Web Magazine for Information Professionals


Gordon Brewer re-examines the "convergence of services" issue.

In the long running debate on the merits of convergence of library and other support services, particularly computing, in higher and further education institutions, there are two intriguing features which continue to surprise. First the issue is sometimes discussed without adequate definition, and as though convergence and non-convergence are alternatives. The implication is that current practice represents a polarity rather than a spectrum of different approaches, so the whole question is over-simplified. Second, the terms of reference have narrowed as information technology has become the dominant factor in the equation. Consequently, the debate has become increasingly concerned with the connection between the library and the computing service, rather than the broader context of teaching and learning strategy within which much of the rationale for convergence has been based.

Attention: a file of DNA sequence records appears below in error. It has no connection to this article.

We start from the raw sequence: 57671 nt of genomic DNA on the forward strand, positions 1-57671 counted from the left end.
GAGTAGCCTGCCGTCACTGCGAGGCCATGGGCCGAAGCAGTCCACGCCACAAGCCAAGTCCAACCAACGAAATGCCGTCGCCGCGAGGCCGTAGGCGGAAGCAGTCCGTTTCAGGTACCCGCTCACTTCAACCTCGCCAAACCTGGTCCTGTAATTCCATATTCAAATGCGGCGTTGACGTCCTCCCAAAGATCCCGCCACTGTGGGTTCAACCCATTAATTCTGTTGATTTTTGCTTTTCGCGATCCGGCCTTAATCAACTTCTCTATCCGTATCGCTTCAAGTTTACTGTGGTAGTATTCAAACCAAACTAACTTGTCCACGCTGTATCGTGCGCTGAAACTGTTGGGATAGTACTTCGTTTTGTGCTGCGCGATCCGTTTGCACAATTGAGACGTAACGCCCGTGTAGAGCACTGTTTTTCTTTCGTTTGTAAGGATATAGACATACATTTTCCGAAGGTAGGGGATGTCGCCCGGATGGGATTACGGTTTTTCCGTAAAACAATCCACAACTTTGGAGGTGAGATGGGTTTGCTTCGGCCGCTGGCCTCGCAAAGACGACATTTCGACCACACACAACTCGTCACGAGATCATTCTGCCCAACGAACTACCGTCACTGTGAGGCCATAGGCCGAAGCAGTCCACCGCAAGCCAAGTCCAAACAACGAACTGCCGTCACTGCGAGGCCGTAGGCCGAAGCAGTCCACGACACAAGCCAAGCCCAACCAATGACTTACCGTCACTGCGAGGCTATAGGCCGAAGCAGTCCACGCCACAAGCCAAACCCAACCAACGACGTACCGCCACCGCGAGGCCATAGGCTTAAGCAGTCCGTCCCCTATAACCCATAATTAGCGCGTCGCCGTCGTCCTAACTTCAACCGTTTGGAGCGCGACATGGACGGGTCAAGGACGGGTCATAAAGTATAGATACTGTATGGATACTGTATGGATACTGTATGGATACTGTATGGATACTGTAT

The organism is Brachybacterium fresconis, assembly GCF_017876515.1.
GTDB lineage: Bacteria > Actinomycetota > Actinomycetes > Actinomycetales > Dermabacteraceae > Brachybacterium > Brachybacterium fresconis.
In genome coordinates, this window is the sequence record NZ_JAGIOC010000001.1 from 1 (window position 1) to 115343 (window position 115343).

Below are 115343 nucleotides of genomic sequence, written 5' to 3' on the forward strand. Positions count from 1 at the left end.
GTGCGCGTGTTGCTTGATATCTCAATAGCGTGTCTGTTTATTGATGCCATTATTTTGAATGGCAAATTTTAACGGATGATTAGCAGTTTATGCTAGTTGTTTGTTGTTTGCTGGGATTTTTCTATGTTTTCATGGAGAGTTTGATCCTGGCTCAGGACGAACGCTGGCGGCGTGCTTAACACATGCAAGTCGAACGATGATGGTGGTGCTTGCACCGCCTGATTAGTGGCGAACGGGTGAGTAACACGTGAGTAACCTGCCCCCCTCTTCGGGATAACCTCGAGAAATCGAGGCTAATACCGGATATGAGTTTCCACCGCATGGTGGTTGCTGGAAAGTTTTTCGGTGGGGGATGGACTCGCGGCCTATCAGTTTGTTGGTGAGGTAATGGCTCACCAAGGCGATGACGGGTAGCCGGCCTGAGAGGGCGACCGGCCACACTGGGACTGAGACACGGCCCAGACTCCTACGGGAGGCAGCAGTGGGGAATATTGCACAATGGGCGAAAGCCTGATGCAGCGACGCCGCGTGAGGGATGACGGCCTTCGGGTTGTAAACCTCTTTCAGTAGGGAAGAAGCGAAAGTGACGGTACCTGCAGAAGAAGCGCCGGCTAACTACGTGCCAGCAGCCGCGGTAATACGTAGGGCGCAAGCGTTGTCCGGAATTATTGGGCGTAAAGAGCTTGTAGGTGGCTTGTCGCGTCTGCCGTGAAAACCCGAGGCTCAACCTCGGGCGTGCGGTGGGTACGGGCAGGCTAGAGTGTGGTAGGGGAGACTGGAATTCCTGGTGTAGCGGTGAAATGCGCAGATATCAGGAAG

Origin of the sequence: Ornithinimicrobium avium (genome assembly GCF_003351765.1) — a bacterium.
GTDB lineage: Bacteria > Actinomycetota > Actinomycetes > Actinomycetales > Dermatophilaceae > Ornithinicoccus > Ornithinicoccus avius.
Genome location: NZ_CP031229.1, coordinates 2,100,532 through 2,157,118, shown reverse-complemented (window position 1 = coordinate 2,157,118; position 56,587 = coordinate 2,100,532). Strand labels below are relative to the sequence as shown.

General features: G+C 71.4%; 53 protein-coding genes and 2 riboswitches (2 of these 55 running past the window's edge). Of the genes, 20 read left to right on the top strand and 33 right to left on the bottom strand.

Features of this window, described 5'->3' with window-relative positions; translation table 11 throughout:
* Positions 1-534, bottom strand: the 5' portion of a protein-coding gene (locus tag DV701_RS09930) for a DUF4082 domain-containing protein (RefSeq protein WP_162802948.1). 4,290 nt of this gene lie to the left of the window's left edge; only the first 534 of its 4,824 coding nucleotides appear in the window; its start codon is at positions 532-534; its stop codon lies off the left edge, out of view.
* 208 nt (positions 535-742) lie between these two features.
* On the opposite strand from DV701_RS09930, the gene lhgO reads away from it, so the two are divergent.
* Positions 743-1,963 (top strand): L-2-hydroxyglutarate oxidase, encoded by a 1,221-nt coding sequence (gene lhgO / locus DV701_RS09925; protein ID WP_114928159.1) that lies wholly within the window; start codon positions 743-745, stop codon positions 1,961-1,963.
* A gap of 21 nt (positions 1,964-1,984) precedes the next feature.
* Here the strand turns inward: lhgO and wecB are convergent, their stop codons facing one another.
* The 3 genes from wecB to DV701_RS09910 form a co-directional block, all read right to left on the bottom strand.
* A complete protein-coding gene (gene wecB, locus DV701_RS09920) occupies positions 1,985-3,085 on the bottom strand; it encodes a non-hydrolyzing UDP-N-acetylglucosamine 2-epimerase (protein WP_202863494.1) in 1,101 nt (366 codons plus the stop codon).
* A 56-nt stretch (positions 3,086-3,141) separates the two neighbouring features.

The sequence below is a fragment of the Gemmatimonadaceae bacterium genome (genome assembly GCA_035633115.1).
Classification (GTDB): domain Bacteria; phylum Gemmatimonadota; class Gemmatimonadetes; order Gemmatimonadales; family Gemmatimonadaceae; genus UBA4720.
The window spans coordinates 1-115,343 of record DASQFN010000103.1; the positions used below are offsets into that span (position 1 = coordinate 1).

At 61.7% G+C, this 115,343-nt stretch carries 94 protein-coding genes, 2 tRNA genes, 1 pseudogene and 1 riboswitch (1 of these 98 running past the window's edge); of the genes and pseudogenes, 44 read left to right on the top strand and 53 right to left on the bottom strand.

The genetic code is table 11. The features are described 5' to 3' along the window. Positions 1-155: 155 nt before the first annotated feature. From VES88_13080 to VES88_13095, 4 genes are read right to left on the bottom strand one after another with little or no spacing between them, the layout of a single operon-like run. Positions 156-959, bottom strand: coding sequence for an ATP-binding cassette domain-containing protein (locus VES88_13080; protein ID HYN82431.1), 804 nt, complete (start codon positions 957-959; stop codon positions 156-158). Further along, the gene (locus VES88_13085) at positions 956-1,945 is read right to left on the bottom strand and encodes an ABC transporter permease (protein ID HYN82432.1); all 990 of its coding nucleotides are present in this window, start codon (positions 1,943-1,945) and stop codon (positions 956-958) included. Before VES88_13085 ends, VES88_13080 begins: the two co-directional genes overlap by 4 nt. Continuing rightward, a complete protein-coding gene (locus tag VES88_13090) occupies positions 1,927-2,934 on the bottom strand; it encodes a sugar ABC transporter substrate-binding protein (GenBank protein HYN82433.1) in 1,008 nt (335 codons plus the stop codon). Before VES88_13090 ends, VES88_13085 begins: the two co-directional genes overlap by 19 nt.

The problem starts with a lack of clarity in identifying what convergence actually means. The simplest and most frequently used definition requires only the creation of a shared management structure, with overall responsibility for traditionally separate services resting with one individual. This implies nothing about the extent to which traditional functional distinctions are modified by this managerial scenario, and may lead to minimum change on the ground. Is there any physical integration of work areas and service points? Is there one single budget, and are there flexible arrangements for virement? Is there a genuinely integrated staff structure, and how are different specialisms deployed within it? Is the service perceived by its users as an integrated whole? Is there a recognisable common culture? To categorise services as converged or not merely on the basis of their line management is almost meaningless without reference to the operational practicalities for staff and users. The findings of the eLib IMPEL 2 project confirm this, for in almost 50% (11 out of 24) of institutions studied, libraries and computing centres had to some extent converged, but in only three was convergence fully operational. It was also noted that within both converged and non-converged structures there were widely varying models and degrees of convergence. This is probably no more than a snapshot of the current position in the context of a long term trend, but given the continuing lack of consensus on the issue after quite lengthy debate it might equally suggest that there is no universal optimal solution.